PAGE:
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Reaching for stars will rely on teamwork

By Harvey Morris | China Daily Global | Updated: 2021-02-24 09:21
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An illustration shows the orbital transfer injection by Chang'e 5's orbiter-reentry capsule combination. [Photo provided to chinadaily.com.cn]

One lesson from six decades of humanity's space exploration is that competition is good, and cooperation is better.

Next month is the 60th anniversary of Soviet Union astronaut Yuri Gagarin becoming the first person to journey into outer space, completing an orbit of Earth aboard his Vostok 1 capsule.

The success of his mission was founded on the successful launch four years earlier of Sputnik 1, the first Earth-orbiting satellite in history.

In an era of intense superpower rivalry between the former Soviet Union and the United States, the Gagarin mission marked the beginning of the so-called space race that saw the US put men on the moon by the close of the decade.

Then-US president John Kennedy announced that goal a month after the completion of the Gagarin mission in a message couched in competitive Cold War terms.

Justifying his decision to reach the moon, Kennedy said that "while we cannot guarantee that we shall one day be first, we can guarantee that any failure to make this effort will make us last."

Thankfully, the space pioneers concluded early on that their rivalry should not involve exporting their earthly quarrels beyond the stratosphere.

Starting in the mid-1960s, a body of international law began to be established, setting out the principle that the moon and other celestial bodies would be used exclusively for peaceful purposes and that space exploration must be for the benefit of all.

It could be argued that without the spur of superpower rivalry, humanity might never have achieved the breakthroughs in space exploration that the world has seen in the past half-century.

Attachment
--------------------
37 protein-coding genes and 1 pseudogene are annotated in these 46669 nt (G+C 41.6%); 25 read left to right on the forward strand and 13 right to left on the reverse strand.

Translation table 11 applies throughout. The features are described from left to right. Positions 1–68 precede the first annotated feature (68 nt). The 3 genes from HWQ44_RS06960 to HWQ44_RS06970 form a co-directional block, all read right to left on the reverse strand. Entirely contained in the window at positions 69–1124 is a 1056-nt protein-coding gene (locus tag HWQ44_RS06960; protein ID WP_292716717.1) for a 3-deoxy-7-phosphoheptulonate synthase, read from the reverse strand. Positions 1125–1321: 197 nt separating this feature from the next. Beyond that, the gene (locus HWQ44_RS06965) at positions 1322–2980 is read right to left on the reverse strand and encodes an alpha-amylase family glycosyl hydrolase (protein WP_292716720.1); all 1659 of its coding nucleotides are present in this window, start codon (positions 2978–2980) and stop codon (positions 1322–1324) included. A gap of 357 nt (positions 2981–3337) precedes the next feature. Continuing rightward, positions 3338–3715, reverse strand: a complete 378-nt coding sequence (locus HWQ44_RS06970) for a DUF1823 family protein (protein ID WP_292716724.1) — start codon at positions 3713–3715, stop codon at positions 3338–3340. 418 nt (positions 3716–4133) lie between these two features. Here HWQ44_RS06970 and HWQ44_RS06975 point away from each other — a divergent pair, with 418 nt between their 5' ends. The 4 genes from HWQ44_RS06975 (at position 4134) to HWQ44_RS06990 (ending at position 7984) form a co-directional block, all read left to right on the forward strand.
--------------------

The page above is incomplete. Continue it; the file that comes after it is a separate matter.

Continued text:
But it is equally the case that without international cooperation, such progress might have stalled.

The International Space Station, a manned project that has been in operation for 20 years, would have been impossible without the participation of a range of countries, founded on unprecedented cooperation between the US and Russia. More than 240 people from a score of countries have traveled to and from the space station since its inception. In the intervening years, other countries have pushed forward the exploration of space, notably China, Japan, India and European states, but also new participants such as the United Arab Emirates. The UAE's Hope spacecraft beamed back its first photographs this month from an orbit of Mars.

US Congressman Frank Lucas, who sits on the House Committee on Science, Space and Technology, commented that the success of the UAE mission highlighted the importance of international cooperation in space.

"When we step into the far planets of the solar system or begin talking about the exploration of other solar systems, the magnitude of the resources and timeline required will take a global commitment," Lucas said during a media seminar.

But the congressman also talked about the virtues of space rivalry, saying intense competition between national programs such as those of the US and China also played an important role in encouraging innovation.

The competition-versus-cooperation debate has resurfaced in the context of the Artemis Accords, a US-backed set of guidelines for future human settlement and exploitation of the moon. The program foresees a manned lunar base being established by 2030.

However, only eight countries have signed up for the accords so far. Russia complained that the related Lunar Gateway project for a manned space station circling the moon was too "US-centric".

"The most important thing would be to base this program on the principles of international cooperation that were used in order to fly the ISS program," said Dmitry Rogozin, head of Russia's space agency.

Amid suspicions that the US is attempting to dominate the space agenda, Russia has been in talks with China about potential cooperation on establishing a lunar research station.

China's Global Times said the initiative was regarded by Chinese observers as hardly surprising. It quoted Chinese space analysts as saying both Russia and China had encountered a range of difficulties in working with the US as it pushed its space agenda, such as the Artemis Accords, with an aggressive and obsolete Cold War mentality.

A potential China-Russia understanding signals a new stage in the trend toward greater cooperation.

As Xu Hongliang, spokesman for the China National Space Administration, said, "We also welcome other countries around the world that are carrying out international moon base construction programs to join us, and make contributions to the cause of enhancing human well-being with space solutions."

The author is a senior media consultant for China Daily UK. The views do not necessarily reflect those of China Daily.

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